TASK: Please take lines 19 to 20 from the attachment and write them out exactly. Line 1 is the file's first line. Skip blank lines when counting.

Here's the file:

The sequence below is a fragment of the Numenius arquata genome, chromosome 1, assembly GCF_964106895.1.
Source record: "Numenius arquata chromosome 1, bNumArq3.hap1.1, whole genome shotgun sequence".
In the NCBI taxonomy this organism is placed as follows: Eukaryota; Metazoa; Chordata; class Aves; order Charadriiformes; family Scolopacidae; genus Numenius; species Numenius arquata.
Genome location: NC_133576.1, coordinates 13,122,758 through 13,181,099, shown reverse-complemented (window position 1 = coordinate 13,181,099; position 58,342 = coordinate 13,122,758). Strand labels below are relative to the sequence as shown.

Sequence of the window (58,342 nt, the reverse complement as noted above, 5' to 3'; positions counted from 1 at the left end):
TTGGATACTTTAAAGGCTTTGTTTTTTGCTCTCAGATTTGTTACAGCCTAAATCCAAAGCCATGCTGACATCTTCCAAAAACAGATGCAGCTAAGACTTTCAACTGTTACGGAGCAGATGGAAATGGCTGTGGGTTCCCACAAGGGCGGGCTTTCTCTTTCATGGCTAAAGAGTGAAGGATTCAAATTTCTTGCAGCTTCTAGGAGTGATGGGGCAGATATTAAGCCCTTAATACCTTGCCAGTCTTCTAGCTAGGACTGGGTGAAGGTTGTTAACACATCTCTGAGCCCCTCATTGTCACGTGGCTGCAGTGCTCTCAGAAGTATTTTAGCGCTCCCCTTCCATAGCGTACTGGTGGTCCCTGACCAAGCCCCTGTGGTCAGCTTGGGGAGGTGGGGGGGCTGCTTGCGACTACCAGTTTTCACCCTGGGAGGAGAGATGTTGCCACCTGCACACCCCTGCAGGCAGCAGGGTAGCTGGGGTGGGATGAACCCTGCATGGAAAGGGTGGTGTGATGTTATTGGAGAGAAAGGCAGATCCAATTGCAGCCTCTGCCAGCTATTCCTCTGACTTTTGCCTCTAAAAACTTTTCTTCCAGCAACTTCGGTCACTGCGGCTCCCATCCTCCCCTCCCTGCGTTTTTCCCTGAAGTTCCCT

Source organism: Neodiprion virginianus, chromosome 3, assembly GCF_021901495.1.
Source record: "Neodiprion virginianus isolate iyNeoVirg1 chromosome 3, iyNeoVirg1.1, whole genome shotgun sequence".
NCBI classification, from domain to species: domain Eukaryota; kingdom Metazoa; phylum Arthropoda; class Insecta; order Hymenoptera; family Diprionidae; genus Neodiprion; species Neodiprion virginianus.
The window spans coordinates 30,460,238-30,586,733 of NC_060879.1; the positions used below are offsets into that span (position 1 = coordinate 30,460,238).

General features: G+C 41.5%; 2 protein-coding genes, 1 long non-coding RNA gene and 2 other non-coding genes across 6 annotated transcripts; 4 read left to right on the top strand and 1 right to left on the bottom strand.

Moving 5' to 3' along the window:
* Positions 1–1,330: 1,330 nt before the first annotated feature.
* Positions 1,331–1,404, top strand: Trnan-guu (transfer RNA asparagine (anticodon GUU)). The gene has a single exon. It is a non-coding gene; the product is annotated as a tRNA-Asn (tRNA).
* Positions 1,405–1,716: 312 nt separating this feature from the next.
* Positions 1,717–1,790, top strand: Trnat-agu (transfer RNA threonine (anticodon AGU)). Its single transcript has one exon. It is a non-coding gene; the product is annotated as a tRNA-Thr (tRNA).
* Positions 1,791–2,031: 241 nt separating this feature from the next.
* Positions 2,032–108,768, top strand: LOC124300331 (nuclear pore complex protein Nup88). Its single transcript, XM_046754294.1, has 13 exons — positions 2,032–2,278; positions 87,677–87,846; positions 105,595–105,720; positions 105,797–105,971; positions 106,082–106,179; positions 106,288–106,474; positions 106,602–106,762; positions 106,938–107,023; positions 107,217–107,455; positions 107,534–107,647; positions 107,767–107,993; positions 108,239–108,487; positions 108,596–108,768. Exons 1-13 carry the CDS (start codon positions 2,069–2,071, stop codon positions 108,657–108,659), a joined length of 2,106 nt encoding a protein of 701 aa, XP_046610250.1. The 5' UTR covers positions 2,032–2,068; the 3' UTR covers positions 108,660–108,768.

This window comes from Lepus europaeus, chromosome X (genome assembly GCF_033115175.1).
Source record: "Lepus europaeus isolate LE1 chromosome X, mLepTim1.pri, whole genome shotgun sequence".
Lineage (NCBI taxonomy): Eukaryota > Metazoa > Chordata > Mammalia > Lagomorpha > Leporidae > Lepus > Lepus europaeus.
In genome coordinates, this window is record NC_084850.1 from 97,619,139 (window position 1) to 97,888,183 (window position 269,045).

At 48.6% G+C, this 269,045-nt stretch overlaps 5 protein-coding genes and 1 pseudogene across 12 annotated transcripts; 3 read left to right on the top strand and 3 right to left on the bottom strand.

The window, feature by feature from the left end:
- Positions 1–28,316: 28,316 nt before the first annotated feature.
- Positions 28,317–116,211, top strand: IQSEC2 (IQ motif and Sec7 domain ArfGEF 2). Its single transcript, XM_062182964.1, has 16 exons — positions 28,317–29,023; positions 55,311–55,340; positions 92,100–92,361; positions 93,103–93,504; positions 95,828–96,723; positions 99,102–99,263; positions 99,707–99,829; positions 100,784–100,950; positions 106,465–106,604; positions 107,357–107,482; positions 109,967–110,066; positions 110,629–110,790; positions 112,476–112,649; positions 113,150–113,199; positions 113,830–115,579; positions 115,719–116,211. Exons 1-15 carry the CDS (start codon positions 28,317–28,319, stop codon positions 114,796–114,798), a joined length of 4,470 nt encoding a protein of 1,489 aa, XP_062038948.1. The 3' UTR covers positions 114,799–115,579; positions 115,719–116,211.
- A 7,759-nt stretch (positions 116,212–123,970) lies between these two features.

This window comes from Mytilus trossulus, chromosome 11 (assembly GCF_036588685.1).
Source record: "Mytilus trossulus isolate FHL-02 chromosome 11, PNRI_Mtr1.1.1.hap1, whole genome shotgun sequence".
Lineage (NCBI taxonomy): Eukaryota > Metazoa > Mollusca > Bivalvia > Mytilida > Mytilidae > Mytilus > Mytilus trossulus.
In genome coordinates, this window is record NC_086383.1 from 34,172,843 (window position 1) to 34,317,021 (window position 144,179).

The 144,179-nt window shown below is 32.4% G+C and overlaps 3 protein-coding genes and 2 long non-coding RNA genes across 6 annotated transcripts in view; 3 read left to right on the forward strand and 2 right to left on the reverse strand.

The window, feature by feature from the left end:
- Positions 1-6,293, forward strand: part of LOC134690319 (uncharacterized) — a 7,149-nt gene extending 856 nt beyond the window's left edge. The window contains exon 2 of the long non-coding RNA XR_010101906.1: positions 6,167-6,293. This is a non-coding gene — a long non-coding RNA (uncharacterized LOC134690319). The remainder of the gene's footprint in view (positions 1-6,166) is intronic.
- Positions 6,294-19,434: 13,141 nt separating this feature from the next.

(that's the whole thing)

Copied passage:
This window comes from Lepus europaeus, chromosome X (genome assembly GCF_033115175.1).
Source record: "Lepus europaeus isolate LE1 chromosome X, mLepTim1.pri, whole genome shotgun sequence".